What is HTI?
The Human Trafficking Indicators project (HTI) is headed by principal investigator Richard W. Frank and codes information about human trafficking flows between 179 countries and within them from 2000 to 2011. These data capture the various types of human trafficking found within a country as well as what its government is doing to prosecute traffickers, protect victims, and prevent further trafficking.
For a more thorough description of the variables of HTI, please see the codebook. This database was created as part of a book project currently titled, Understanding Human Trafficking.
Defining human trafficking
We follow the UN’s definition of human trafficking. A person does not need to be physically transported from one location to another, either internally or cross-nationally, to be a victim of trafficking. The United Nations Protocol to Prevent, Suppress and Punish Trafficking in Persons, especially Women and Children defines human trafficking as:
“the recruitment, transportation, transfer, harboring or receipt of persons, by means of threat or use of force or other forms of coercion, of abduction, of fraud, of deception, of the abuse of power or of a position of vulnerability or of the giving or receiving of payments or benefits to achieve the consent of a person having control over another person, for the purpose of exploitation. Exploitation shall include, at a minimum, the exploitation of the prostitution of others or other forms of sexual exploitation, forced labor or services, slavery or practices similar to slavery, servitude or the removal of organs.”
(United States Department of State. 2004. “Trafficking in Persons Report.” Washington DC: 9.)
The US State Department defines severe forms of trafficking in persons as:
“(a) sex trafficking in which a commercial sex act is induced by force, fraud, or coercion, or in which the person induced to perform such act has not attained 18 years of age; or (b) the recruitment, harboring, transportation, provision, or obtaining of a person for labor or services, through the use of force, fraud or coercion for the purpose of subjection to involuntary servitude, peonage, debt bondage, or slavery.”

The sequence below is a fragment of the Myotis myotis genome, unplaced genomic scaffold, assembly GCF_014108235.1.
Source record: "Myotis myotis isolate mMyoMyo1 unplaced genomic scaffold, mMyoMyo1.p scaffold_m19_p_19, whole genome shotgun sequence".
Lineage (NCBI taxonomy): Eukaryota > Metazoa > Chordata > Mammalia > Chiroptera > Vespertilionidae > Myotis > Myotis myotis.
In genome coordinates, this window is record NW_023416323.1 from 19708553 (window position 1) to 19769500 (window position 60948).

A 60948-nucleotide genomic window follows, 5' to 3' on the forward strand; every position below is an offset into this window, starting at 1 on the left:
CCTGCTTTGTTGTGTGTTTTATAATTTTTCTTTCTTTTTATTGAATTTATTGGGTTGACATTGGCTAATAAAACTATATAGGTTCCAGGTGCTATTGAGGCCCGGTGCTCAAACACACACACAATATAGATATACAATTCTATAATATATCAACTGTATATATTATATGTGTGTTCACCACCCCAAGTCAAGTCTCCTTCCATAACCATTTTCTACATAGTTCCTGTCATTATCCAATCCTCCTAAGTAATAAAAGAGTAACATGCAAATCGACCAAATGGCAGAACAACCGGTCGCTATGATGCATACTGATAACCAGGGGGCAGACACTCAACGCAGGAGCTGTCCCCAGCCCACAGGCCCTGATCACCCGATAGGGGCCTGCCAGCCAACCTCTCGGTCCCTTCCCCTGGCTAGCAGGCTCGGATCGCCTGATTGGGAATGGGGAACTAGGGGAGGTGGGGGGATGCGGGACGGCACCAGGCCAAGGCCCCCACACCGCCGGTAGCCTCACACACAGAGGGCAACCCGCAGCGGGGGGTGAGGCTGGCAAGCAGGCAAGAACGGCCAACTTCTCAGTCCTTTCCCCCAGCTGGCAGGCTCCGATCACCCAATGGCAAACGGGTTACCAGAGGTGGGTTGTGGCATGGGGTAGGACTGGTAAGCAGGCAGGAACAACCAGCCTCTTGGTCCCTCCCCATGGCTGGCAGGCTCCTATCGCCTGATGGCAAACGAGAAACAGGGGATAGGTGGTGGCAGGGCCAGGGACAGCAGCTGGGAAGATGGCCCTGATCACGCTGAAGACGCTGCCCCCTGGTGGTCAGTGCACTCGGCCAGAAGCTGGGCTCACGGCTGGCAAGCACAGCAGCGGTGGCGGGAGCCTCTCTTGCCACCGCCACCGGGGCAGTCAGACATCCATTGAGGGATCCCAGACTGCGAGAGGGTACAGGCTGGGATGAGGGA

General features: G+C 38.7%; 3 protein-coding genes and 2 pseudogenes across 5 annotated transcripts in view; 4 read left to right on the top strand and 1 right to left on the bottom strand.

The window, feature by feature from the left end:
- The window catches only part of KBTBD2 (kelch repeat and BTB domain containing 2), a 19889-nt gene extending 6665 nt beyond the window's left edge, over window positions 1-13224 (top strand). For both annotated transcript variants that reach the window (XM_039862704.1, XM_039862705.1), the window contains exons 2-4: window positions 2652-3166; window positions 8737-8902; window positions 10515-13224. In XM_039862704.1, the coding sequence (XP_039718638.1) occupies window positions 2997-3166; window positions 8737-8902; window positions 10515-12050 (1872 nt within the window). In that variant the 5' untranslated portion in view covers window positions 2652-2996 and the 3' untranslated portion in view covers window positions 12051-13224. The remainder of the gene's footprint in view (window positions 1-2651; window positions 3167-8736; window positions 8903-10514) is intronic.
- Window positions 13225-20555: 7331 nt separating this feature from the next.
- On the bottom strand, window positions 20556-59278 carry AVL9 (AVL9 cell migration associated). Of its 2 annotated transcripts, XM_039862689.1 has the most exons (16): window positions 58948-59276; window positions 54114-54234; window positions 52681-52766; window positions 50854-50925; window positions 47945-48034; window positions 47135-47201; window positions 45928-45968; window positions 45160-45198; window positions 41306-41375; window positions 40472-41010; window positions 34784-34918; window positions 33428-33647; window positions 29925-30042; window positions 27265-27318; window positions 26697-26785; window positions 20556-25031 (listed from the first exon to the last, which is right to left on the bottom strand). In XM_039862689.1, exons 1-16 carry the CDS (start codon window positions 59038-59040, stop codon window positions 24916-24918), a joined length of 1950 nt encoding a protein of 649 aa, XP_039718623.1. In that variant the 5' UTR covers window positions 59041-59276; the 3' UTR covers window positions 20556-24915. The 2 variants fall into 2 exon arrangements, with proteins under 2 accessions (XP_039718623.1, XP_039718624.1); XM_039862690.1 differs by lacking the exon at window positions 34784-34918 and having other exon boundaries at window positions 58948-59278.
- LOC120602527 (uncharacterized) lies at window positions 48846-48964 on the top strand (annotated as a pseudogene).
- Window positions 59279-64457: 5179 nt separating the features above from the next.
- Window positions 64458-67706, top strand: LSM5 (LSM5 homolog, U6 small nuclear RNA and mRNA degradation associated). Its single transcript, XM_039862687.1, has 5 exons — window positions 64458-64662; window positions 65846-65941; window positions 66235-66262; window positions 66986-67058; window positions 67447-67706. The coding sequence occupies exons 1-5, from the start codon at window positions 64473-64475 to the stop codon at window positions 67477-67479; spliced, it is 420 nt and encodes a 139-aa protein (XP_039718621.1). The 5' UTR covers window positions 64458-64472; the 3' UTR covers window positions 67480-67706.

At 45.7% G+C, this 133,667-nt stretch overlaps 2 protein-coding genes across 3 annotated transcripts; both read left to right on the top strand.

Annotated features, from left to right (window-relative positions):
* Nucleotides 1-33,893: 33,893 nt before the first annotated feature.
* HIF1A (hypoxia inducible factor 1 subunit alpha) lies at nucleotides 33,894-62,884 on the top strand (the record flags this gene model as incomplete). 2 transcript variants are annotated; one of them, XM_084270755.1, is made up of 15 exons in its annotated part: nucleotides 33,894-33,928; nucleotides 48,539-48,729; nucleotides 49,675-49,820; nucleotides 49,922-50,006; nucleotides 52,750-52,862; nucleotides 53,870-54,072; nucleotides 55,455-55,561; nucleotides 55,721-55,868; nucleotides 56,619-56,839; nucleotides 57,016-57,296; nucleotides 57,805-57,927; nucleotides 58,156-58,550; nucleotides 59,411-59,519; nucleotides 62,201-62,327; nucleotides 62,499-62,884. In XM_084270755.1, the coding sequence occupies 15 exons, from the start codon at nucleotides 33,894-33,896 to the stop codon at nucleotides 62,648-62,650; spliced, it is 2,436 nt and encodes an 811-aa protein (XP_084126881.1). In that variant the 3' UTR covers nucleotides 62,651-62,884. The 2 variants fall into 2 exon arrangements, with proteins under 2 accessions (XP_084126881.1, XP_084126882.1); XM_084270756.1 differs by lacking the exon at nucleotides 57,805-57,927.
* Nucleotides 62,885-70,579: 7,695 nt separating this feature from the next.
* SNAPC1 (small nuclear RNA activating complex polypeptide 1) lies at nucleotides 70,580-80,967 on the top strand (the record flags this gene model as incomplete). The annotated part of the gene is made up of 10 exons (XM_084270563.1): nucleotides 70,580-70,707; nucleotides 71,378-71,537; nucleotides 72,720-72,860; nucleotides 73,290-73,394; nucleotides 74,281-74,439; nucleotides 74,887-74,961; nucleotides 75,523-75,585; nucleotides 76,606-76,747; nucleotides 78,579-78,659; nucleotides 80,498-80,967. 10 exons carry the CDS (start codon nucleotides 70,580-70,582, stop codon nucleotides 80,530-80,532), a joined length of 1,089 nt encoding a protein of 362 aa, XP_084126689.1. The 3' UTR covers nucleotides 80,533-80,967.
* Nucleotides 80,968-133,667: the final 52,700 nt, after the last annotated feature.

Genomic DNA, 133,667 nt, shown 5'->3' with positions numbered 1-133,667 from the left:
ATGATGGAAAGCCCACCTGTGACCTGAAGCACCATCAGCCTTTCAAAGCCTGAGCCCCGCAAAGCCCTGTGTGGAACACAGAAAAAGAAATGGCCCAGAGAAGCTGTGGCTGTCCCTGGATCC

(United States Department of State. 2001. “Trafficking in Persons Report.” Washington DC: 2.)
Types of trafficking
The HTI measures seven types of human trafficking (labor, forced prostitution, domestic servitude, debt bondage, child forced prostitution, child labor, and child soldiers). This is by no means the only types of trafficking, but ones often mentioned in the literature as being amongst the most prevalent and/or problematic types.
Any use of the data should include a citation to the HTI and a link to this website. Please cite:
Frank, Richard W. 2013. Human Trafficking Indicators, 2000-2011: A New Dataset. Sydney: University of Sydney. Accessed [date]. Available from SSRN and http://human-trafficking-indicators.org.
Currently, the HTI uses the US Department of State Trafficking in Persons (TIP) reports as its primary data source. The TIP reports have significant advantages over other current sources for human trafficking information. Most notably, they are the only source I am aware of that provides yearly updates on human trafficking patterns. To date, the only other viable contender, the UNODC’s trafficking reports, only cover 2006, 2009, and 2012. By contrast, the TIP reports allow us to see how trafficking flows and counter-trafficking efforts vary both across space and across time while also using clear and consistent definitions of trafficking types including an explicit threshold of severity. Therefore, the HTI largely relies on the TIP reports as source material. Future iterations of the HTI data (contingent on funding) will broaden the number and types of sources. Current robustness tests are encouraging and are being incorporated into the book manuscript.
The following people provided research assistance for HTI: Jennifer Dumas, Meggan Fitzgerald, Chrissie Herrera, Christina Kiel, Thomas McQuaid, and Ivy Pritchard. Initial funding for HTI was made possible through the University of New Orleans Office of Research Creative Endeavor Opportunities (CEO) Summer grant (2012) and the University of New Orleans Office of Research Stimulating Competitive Research (SCoRe) Summer grant (2011).